Flying through the universe

In 1946 Sputnik escaped the Earth’s atmosphere, turned its camera back on “home” and took the first photo of our planet from space. It was a milestone in space technology.

Photos are great. Indeed a single photo is worth a thousand words. But what about video? This week the largest sky survey, SDSS, released the largest three-dimensional video of the universe, yet.

See how galaxies are stringed together in massive galaxy clusters as you fly through space. It’s a truly remarkable experience.

Universe dims the lights

The annual rate of star births throughout our universe has been steadily declining for billions of years. Exactly how long or when the universe was at peak production, churning out stars like they were hot dogs at a baseball game was unknown until recently. A team of international scientists calculated that our universe has been dimming the lights for nearly 11 billion years – about 80 percent of its lifetime.

This has left us with a night-sky that is thirty times less bright than it was at peak brightness. What’s more is that the astronomers predict that the universe will only continue to get dimmer. In fact, if our universe’s brightness continues to decrease at its current rate, then it might reach a point where all stellar production halts.

In their paper, published on arXiv.org, the scientists suggest that our universe has already produced 95 percent of its’ maximum stellar mass population. Once we reach 100 percent, no more star production.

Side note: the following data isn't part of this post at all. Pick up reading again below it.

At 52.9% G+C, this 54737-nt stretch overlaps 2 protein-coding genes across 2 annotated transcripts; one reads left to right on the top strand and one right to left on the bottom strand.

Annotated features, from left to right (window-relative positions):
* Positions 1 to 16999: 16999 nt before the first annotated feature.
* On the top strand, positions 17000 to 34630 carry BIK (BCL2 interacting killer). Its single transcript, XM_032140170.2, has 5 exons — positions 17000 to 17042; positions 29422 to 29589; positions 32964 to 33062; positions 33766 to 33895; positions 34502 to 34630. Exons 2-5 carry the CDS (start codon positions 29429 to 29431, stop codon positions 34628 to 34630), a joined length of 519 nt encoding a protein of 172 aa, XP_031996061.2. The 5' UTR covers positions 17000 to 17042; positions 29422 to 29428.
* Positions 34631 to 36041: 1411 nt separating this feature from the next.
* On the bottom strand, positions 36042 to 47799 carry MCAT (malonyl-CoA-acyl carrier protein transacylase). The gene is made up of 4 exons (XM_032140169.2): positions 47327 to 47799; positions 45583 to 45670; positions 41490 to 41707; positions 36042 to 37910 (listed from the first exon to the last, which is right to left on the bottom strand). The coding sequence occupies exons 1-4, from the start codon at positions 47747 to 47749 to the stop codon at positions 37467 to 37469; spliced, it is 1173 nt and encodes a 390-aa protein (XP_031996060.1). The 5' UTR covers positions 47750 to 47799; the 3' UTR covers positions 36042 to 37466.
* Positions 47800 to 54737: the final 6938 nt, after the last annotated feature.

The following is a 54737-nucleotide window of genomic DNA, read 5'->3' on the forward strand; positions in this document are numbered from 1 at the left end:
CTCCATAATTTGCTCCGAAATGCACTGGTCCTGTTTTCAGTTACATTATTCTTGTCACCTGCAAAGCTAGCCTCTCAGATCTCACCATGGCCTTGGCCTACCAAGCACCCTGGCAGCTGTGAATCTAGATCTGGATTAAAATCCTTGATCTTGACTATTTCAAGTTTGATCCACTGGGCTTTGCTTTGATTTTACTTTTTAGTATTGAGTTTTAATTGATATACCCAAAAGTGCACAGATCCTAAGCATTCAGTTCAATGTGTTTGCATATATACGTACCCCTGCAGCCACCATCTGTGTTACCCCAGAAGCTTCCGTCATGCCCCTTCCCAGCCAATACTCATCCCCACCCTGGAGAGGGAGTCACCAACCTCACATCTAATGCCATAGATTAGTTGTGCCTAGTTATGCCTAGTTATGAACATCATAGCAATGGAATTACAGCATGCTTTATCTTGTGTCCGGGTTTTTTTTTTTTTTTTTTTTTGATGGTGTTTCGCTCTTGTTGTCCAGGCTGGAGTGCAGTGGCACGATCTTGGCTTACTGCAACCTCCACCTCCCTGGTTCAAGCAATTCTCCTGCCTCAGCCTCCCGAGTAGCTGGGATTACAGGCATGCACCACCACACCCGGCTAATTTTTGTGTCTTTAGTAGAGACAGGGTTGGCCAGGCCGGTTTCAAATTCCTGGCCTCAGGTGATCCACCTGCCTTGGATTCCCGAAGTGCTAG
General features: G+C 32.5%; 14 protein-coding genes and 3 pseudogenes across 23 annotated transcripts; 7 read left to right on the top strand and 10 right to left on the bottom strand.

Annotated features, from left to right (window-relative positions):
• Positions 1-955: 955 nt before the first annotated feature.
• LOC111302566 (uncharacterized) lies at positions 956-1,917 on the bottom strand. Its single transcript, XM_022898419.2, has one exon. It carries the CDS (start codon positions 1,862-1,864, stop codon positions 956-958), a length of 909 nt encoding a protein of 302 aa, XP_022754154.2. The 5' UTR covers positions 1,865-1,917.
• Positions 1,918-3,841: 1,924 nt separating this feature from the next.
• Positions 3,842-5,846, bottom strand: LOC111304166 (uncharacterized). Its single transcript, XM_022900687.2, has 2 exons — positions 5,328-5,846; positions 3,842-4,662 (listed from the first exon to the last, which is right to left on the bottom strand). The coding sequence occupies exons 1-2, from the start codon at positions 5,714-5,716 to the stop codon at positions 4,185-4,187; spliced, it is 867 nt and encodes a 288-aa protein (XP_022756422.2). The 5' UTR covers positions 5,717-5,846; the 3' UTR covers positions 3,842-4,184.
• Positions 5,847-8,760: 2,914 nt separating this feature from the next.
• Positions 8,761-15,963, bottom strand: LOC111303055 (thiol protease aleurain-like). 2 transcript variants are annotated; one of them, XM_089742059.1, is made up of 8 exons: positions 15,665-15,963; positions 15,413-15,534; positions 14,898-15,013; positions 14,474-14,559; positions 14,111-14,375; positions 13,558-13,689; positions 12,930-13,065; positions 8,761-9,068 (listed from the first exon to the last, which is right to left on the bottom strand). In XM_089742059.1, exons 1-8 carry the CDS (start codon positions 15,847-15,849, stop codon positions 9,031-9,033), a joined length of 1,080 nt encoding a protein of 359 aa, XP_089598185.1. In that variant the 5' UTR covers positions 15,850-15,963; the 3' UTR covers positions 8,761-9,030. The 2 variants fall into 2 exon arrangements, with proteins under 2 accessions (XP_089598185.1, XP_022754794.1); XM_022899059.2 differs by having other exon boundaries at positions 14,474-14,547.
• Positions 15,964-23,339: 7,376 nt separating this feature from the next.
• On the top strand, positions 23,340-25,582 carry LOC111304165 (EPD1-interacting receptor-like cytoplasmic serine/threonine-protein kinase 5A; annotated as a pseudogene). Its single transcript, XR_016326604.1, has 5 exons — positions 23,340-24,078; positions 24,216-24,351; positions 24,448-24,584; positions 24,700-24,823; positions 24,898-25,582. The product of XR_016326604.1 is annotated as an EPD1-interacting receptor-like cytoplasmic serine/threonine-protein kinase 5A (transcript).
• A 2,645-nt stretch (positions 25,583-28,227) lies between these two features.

Although, I’ll never live to see the age of no new stars, this is a slightly depressing thought. It reminds me of the film Children of Men where mankind has lost the ability to procreate. Whatever the reason was in the movie, the universe is getting old. Past a certain point as galaxies age, they produce less stars.

Even after stellar production stops, our universe will still shine with starlight for billions of years as the current stars continue to burn fuel. I wonder what will happen when the lights go out.

It’s new, it’s hot, and it’s very wet

Still making discoveries after more than 20 years in orbit, Hubble caught site of a pretty interesting planet. Not only is this planet shrouded in haze, but scientists believe it contains more water than Earth.

This new discovery led by Zachory Berta of the Harvard-Smithsonian Center for Astrophysics has resulted in a new class of exoplanets. Mainly, exoplanets with volumes upon volumes of water make the cut.

This particular exoplanet orbits a red dwarf star at an estimated distance of 2 million kilometers. That’s 23 times closer than Mercury is to our Sun. Incidentally, this planet clocks in at a sizzling 230 degrees Celsius.

One may wonder how water could sustain its liquid form in such a steamy environment. Well, in addition to the high heat, the exoplanet also has high pressures. Scientists say this will lead to exotic phenomena like “hot ice” or “superfluid water”.

Unlike any planet observed before, this watery exoplanet is believed to have formed far from its host star. Accumulating large amounts of ice in the cold outer reaches of its solar system, the planet slowly made its way toward its star.

As it traveled closer toward the red dwarf, it undoubtedly passed through what scientists call the “habitable” or “goldilocks” zone. This is where the planet is not too hot or too cold, but just right to sustain life. However, scientists are unsure how long this extraterrestrial water world remained at the perfect distance. Therefore, it is difficult to ascertain whether or not the planet had life.

For more information you may read the press release.

How Waves on Jupiter May Advance Planet Formation Theories

In recent research concerning our Solar System’s most massive planet, Jupiter, astronomer’s have managed to detect modes that will help them to measure the deep internal structure of the planet. Detection was done using the SYMPA Fourier spectro-imager which works similar to a seismograph here on Earth.